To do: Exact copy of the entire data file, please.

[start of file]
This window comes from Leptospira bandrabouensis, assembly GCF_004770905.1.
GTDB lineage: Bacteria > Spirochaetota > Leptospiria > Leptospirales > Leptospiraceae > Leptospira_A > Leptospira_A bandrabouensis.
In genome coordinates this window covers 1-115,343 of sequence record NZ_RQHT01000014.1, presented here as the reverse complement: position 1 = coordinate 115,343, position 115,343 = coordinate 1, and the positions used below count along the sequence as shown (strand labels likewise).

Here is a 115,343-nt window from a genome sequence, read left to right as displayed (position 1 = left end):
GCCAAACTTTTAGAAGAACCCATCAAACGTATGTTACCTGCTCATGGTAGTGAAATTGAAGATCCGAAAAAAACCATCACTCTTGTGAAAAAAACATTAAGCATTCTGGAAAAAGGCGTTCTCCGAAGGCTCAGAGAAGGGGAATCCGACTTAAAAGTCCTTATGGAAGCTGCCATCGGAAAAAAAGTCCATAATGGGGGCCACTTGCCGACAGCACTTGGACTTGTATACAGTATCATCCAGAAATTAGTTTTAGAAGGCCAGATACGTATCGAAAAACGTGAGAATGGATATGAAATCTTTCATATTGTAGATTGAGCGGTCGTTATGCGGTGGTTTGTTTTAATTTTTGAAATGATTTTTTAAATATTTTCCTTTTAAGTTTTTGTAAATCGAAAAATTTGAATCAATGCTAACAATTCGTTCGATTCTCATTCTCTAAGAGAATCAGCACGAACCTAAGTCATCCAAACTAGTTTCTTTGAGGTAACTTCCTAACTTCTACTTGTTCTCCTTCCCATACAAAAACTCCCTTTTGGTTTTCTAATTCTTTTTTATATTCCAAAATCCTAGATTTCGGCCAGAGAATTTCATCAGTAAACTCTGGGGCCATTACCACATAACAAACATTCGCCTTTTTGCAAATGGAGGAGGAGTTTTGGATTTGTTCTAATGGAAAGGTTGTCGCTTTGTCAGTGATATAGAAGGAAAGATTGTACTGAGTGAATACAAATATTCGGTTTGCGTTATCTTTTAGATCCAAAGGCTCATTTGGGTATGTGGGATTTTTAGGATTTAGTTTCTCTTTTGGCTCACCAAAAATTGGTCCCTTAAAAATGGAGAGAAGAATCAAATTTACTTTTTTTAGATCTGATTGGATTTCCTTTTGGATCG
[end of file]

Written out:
This window comes from Leptospira bandrabouensis, assembly GCF_004770905.1.
GTDB lineage: Bacteria > Spirochaetota > Leptospiria > Leptospirales > Leptospiraceae > Leptospira_A > Leptospira_A bandrabouensis.
In genome coordinates this window covers 1-115,343 of sequence record NZ_RQHT01000014.1, presented here as the reverse complement: position 1 = coordinate 115,343, position 115,343 = coordinate 1, and the positions used below count along the sequence as shown (strand labels likewise).

Here is a 115,343-nt window from a genome sequence, read left to right as displayed (position 1 = left end):
GCCAAACTTTTAGAAGAACCCATCAAACGTATGTTACCTGCTCATGGTAGTGAAATTGAAGATCCGAAAAAAACCATCACTCTTGTGAAAAAAACATTAAGCATTCTGGAAAAAGGCGTTCTCCGAAGGCTCAGAGAAGGGGAATCCGACTTAAAAGTCCTTATGGAAGCTGCCATCGGAAAAAAAGTCCATAATGGGGGCCACTTGCCGACAGCACTTGGACTTGTATACAGTATCATCCAGAAATTAGTTTTAGAAGGCCAGATACGTATCGAAAAACGTGAGAATGGATATGAAATCTTTCATATTGTAGATTGAGCGGTCGTTATGCGGTGGTTTGTTTTAATTTTTGAAATGATTTTTTAAATATTTTCCTTTTAAGTTTTTGTAAATCGAAAAATTTGAATCAATGCTAACAATTCGTTCGATTCTCATTCTCTAAGAGAATCAGCACGAACCTAAGTCATCCAAACTAGTTTCTTTGAGGTAACTTCCTAACTTCTACTTGTTCTCCTTCCCATACAAAAACTCCCTTTTGGTTTTCTAATTCTTTTTTATATTCCAAAATCCTAGATTTCGGCCAGAGAATTTCATCAGTAAACTCTGGGGCCATTACCACATAACAAACATTCGCCTTTTTGCAAATGGAGGAGGAGTTTTGGATTTGTTCTAATGGAAAGGTTGTCGCTTTGTCAGTGATATAGAAGGAAAGATTGTACTGAGTGAATACAAATATTCGGTTTGCGTTATCTTTTAGATCCAAAGGCTCATTTGGGTATGTGGGATTTTTAGGATTTAGTTTCTCTTTTGGCTCACCAAAAATTGGTCCCTTAAAAATGGAGAGAAGAATCAAATTTACTTTTTTTAGATCTGATTGGATTTCCTTTTGGATCG